Immediate Response Options for Sexual Misconduct
NOTE—-CHANGE IN POLICE PROCEDURE
One should understand that if a crime has occurred, police officers in the State of Texas MUST pursue an investigation even without the victim’s consent. Therefore, reporting an assault to the police no longer remains a confidential process. If one chooses to file a report, the police encourage the student to bring a trusted friend or family member for support. One can also request to have an SU counselor or an advocate from Williamson County Crisis Center to accompany her/him through the reporting process.
- A student who believes s/he has had an unwanted sexual experience (even if s/he is unsure), may contact SU Police twenty-four-hours a day by calling 512-863-1944, or by dialing 0 from a campus phone (if the assault occurs on campus). The SU Police will help the student get to the appropriate hospital for medical treatment, if necessary. One can also call 911, if the assault happened off campus. The student does not have to press charges; however, the student should understand that, if a crime may have occurred, police officers in the State of Texas (including SU Police) are obligated to pursue an investigation without the student’s consent.
- A student may talk with an SU counselor by calling 512-863-1252 during business hours. After 5:00 p.m. or on weekends, one can call the SU Police (dial 512-863-1944) and tell them it is an emergency that they do not want to report to the police. They can then connect the student with a counselor.
- A student may contact Health Services at 512-863-1252. After 5:00 p.m. and on weekends, a student can call the SU Police (dial 512-863-1944) and tell them it is an emergency. They can then connect the student with the campus nurse practitioner or nurse.
- The University Chaplain may be reached by dialing 512-863-1056, or by calling the campus operator (dial 0 on campus).
- If one chooses to go directly to the hospital, it is recommended that s/he have someone trusted accompany him/her for support—the Williamson County Crisis Center 1-800-460-SAFE (7233) can provide accompaniment to the hospital.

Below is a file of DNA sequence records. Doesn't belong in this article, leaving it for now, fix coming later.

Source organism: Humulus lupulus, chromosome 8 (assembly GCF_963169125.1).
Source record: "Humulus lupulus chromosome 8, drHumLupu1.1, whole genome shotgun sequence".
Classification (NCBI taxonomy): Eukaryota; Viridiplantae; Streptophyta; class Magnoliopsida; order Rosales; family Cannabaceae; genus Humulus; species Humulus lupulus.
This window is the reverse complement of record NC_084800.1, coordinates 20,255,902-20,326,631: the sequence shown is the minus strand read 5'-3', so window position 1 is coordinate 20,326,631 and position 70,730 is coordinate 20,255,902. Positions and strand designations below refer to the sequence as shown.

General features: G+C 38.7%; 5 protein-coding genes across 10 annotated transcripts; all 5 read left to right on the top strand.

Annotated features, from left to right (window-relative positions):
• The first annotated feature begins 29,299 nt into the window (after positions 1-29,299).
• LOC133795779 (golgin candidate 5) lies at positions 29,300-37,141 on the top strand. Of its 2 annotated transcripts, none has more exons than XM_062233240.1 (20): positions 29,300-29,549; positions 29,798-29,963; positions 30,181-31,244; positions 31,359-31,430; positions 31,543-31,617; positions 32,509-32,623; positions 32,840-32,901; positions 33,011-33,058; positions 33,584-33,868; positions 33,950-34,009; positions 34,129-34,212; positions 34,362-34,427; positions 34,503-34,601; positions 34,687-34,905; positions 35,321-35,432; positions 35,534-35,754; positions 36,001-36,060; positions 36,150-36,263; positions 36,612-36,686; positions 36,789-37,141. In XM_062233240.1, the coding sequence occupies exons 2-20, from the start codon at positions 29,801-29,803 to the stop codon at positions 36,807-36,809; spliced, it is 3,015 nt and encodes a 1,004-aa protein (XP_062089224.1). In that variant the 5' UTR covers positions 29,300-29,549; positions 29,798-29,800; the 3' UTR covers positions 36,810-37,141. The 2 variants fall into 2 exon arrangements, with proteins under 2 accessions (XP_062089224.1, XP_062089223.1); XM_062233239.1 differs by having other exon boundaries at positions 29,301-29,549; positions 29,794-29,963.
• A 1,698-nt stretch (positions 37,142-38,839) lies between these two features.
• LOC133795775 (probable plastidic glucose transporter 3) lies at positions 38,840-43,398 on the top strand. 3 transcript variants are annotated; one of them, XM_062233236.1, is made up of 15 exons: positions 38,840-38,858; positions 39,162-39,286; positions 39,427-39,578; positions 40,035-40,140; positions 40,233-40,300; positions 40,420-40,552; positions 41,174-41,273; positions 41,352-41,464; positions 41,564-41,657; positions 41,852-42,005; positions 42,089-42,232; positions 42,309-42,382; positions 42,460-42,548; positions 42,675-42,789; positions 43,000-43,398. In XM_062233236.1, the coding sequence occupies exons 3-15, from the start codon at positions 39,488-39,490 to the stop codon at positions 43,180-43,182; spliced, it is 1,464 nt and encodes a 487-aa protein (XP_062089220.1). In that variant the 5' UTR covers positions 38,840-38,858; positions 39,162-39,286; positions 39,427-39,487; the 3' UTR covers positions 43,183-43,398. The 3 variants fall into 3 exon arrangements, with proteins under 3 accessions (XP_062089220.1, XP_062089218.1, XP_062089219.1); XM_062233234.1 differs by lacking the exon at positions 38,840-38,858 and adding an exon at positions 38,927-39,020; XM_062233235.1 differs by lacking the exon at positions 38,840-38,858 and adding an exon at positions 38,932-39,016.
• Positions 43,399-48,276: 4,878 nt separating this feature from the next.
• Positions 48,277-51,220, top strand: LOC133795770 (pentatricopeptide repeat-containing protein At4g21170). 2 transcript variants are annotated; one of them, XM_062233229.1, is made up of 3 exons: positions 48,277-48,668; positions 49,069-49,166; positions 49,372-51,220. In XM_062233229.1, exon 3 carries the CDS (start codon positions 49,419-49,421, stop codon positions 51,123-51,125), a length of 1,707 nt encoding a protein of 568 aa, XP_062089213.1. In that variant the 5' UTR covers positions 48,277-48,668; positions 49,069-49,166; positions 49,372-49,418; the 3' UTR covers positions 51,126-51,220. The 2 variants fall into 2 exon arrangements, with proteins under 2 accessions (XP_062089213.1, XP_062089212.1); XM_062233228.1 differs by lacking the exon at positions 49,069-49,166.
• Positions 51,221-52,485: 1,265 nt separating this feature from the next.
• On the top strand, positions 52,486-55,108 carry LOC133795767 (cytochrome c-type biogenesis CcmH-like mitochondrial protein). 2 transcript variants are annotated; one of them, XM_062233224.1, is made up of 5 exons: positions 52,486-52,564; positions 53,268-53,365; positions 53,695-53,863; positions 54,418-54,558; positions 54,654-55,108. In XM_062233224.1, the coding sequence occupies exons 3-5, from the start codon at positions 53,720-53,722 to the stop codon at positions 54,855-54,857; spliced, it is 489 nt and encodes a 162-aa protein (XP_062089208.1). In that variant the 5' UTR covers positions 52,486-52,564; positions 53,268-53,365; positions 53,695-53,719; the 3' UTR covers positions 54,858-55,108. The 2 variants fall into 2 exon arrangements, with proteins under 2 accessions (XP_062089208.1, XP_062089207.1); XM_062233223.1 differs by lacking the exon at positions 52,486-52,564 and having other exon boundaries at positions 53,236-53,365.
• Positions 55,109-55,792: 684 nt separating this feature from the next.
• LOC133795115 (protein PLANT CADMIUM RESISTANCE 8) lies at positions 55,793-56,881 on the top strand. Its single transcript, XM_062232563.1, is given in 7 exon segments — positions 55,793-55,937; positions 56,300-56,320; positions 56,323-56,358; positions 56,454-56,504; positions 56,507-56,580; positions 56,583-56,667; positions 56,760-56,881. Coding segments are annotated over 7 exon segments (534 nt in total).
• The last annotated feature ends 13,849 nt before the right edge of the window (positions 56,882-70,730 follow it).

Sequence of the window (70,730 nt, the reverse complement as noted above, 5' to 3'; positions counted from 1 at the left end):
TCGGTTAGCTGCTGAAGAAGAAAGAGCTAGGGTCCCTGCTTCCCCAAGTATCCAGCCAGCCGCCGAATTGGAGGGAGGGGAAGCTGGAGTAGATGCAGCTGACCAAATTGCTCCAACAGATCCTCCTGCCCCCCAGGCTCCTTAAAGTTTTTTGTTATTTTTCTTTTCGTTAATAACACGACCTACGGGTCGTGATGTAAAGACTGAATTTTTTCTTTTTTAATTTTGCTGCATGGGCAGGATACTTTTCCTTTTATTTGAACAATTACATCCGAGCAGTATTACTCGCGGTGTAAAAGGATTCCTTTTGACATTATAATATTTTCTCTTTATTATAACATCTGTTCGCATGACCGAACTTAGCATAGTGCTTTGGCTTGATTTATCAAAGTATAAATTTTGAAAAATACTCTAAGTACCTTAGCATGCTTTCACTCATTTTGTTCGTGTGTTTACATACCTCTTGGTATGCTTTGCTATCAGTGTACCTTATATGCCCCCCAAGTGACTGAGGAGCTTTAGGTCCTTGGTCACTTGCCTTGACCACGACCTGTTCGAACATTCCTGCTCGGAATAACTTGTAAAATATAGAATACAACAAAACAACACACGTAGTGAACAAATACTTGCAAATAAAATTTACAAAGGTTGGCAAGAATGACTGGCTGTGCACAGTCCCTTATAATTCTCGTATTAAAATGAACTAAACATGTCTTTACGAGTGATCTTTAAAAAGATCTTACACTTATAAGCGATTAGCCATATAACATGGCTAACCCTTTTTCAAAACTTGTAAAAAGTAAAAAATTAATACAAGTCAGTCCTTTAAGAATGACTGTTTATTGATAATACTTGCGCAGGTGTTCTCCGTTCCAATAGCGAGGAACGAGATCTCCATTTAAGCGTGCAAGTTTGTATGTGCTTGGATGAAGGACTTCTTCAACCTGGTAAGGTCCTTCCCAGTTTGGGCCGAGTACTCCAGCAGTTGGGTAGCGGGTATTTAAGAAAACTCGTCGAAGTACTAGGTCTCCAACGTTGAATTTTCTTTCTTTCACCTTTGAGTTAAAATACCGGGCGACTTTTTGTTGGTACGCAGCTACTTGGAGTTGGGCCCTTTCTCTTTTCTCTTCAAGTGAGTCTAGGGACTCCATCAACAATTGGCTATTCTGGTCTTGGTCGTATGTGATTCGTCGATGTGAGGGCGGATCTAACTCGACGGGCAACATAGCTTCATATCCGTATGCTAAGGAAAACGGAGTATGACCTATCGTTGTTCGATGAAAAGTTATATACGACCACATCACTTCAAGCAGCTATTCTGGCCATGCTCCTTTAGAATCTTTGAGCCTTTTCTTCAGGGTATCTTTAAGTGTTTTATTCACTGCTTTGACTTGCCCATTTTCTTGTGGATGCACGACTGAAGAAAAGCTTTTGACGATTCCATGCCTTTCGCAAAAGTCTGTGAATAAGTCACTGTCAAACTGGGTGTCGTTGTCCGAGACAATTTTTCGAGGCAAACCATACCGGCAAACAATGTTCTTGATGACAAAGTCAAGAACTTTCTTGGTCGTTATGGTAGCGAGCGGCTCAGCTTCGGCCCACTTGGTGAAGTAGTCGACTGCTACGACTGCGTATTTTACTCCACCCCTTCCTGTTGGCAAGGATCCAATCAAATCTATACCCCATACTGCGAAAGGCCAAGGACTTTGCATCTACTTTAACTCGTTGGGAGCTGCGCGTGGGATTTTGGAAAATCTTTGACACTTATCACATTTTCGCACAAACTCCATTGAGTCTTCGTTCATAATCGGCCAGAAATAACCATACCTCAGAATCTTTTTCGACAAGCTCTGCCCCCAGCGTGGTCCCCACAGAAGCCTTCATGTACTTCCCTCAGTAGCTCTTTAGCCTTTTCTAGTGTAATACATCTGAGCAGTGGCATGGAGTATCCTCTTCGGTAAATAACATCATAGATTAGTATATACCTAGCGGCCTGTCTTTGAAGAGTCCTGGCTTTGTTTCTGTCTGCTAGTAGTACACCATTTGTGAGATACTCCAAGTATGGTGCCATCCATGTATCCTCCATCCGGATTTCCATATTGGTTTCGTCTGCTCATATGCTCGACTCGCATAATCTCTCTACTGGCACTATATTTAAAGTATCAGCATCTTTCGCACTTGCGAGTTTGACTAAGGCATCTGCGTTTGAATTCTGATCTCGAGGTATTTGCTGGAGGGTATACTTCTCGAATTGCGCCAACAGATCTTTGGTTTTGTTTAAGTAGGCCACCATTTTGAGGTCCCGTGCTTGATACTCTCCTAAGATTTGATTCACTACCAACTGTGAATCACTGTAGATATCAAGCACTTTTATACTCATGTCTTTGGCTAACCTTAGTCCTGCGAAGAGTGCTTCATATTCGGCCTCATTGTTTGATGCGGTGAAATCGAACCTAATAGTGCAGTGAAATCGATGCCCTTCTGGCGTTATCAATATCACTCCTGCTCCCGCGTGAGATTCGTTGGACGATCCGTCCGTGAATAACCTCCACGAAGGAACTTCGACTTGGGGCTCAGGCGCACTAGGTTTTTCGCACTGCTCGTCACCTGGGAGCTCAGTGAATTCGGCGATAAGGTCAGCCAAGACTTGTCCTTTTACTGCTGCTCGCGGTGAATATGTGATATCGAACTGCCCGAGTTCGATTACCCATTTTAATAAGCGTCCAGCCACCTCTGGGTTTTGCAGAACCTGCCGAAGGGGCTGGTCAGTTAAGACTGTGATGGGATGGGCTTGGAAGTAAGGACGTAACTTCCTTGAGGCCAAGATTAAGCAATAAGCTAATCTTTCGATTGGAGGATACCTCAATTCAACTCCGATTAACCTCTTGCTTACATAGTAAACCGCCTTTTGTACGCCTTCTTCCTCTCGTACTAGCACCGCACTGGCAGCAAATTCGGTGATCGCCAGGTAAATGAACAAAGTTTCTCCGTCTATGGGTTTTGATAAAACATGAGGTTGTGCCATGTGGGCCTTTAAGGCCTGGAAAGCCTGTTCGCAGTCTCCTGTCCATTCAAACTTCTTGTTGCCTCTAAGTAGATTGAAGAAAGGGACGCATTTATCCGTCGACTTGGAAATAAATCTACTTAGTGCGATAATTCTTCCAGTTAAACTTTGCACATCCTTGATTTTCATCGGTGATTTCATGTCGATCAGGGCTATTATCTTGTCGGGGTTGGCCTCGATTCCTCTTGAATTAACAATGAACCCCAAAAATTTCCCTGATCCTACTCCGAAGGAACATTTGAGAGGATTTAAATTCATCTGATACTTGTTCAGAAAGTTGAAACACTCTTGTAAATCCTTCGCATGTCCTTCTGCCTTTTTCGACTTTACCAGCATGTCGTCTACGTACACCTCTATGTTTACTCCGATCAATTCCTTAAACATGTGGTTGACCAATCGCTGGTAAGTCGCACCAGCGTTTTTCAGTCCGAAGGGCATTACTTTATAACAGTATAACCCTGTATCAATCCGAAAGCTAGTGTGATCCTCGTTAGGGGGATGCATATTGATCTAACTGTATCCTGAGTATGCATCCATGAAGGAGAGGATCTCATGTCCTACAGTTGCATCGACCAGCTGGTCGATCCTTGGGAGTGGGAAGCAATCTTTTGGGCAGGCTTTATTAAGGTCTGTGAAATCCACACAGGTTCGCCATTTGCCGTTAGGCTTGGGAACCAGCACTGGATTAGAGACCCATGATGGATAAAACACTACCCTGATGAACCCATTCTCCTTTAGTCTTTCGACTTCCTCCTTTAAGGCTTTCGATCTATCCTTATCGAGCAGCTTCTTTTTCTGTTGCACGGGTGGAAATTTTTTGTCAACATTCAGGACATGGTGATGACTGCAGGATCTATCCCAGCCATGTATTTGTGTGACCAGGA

- The Southwestern University booklet, “Help for Sexual Assault/Sexual Misconduct: Where to go? Who to talk to?” may be obtained here - download pdf version. The booklet is also available from Counseling Services, the University Chaplain, any RA, SUPD and the Dean of Students Office.
Southwestern University seeks to complete the investigation of all reports of sexual misconduct within sixty (60) days. That time frame is meant to be guideline rather than rigid requirement. Circumstances may arise that require the extension of time frames, including extension beyond sixty (60) days. Such circumstances may include school breaks or holidays, the complexity of the allegations, the number of witnesses involved, the availability of the parties or witnesses, the effect of a concurrent criminal investigation, or other unforeseen circumstances.
Resources for Sexual Assault and Dating Violence
If you have been sexually assaulted and would like to receive medical treatment, here is information on local hospitals that offer SANE (Sexual Assault Nurse Examiner) programs:
Williamson County 24 hour On Call SANE NURSE (wait time typically 1 hour)
St. David’s Medical Center – Round Rock
2400 Round Rock Ave.
Round Rock, TX 78681
Telephone: (512) 341-1000 (Main)
Call Hope Alliance 1-800-460-SAFE to find out if a hospital closer to you has a SANE nurse available
Help for Sexual Assault/Sexual Misconduct: A resource guide that can be downloaded by the SU Community.
What is SU’s policy on sexual misconduct? Is sexual misconduct the same as rape or sexual assault?
Rape and sexual assault are legal terms that apply under Texas’ criminal statutes. SU has its own personal conduct policies that include “sexual misconduct” (see Appendix C of the resource guide that is immediately above this passage). The University defines sexual misconduct as any non-consensual contact, including but not limited to, unwanted sexual touching and/or sexual intercourse.
Consent to sexual acts requires an affirmative verbal response to a specific sexual suggestion. Without an affirmative verbal response, consent is not present. The absence of “no” does not mean “yes” and consent may be withdrawn at any time. It is also important to recognize that a person whose judgment is substantially impaired by drugs or alcohol, by other physical or mental impairment, or by various forms of coercion cannot give consent to sexual contact.
Students who violate the sexual misconduct policy may be subject to the University’s disciplinary system, if the victim elects to file a complaint with the University or if an official of the University is made aware that an assault has occurred.
In compliance with Title IX, whenever a University official learns of any sexual misconduct, an investigation must be pursued, even if the victim does not want to file a complaint. The goal behind Title IX’s mandate is to maximize the safety of all students on campus.